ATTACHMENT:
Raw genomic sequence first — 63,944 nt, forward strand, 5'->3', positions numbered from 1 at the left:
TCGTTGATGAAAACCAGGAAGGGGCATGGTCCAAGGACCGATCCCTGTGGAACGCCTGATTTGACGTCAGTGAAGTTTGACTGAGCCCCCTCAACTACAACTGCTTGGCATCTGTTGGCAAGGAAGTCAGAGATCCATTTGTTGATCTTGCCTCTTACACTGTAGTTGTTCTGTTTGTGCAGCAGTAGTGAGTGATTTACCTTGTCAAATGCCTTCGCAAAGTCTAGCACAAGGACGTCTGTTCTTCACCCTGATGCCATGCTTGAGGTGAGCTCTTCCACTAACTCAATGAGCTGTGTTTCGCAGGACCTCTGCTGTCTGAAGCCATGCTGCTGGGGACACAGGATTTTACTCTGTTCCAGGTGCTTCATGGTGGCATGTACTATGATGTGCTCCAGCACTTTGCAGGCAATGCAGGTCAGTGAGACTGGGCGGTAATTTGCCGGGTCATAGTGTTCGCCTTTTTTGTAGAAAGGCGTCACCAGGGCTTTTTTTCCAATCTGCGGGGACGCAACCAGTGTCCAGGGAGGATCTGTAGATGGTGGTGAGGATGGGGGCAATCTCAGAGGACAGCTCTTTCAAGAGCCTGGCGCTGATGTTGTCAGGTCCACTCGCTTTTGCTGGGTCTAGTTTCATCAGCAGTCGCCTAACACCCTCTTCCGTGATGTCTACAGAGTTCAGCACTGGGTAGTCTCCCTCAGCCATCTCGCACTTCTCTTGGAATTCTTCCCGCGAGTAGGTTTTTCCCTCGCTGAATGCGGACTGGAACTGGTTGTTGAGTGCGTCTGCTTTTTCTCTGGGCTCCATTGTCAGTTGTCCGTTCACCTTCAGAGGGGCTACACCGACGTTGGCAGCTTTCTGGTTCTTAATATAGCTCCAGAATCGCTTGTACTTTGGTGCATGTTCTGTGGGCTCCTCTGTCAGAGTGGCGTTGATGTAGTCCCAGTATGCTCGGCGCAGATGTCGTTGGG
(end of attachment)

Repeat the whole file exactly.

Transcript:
Raw genomic sequence first — 63,944 nt, forward strand, 5'->3', positions numbered from 1 at the left:
TCGTTGATGAAAACCAGGAAGGGGCATGGTCCAAGGACCGATCCCTGTGGAACGCCTGATTTGACGTCAGTGAAGTTTGACTGAGCCCCCTCAACTACAACTGCTTGGCATCTGTTGGCAAGGAAGTCAGAGATCCATTTGTTGATCTTGCCTCTTACACTGTAGTTGTTCTGTTTGTGCAGCAGTAGTGAGTGATTTACCTTGTCAAATGCCTTCGCAAAGTCTAGCACAAGGACGTCTGTTCTTCACCCTGATGCCATGCTTGAGGTGAGCTCTTCCACTAACTCAATGAGCTGTGTTTCGCAGGACCTCTGCTGTCTGAAGCCATGCTGCTGGGGACACAGGATTTTACTCTGTTCCAGGTGCTTCATGGTGGCATGTACTATGATGTGCTCCAGCACTTTGCAGGCAATGCAGGTCAGTGAGACTGGGCGGTAATTTGCCGGGTCATAGTGTTCGCCTTTTTTGTAGAAAGGCGTCACCAGGGCTTTTTTTCCAATCTGCGGGGACGCAACCAGTGTCCAGGGAGGATCTGTAGATGGTGGTGAGGATGGGGGCAATCTCAGAGGACAGCTCTTTCAAGAGCCTGGCGCTGATGTTGTCAGGTCCACTCGCTTTTGCTGGGTCTAGTTTCATCAGCAGTCGCCTAACACCCTCTTCCGTGATGTCTACAGAGTTCAGCACTGGGTAGTCTCCCTCAGCCATCTCGCACTTCTCTTGGAATTCTTCCCGCGAGTAGGTTTTTCCCTCGCTGAATGCGGACTGGAACTGGTTGTTGAGTGCGTCTGCTTTTTCTCTGGGCTCCATTGTCAGTTGTCCGTTCACCTTCAGAGGGGCTACACCGACGTTGGCAGCTTTCTGGTTCTTAATATAGCTCCAGAATCGCTTGTACTTTGGTGCATGTTCTGTGGGCTCCTCTGTCAGAGTGGCGTTGATGTAGTCCCAGTATGCTCGGCGCAGATGTCGTTGGG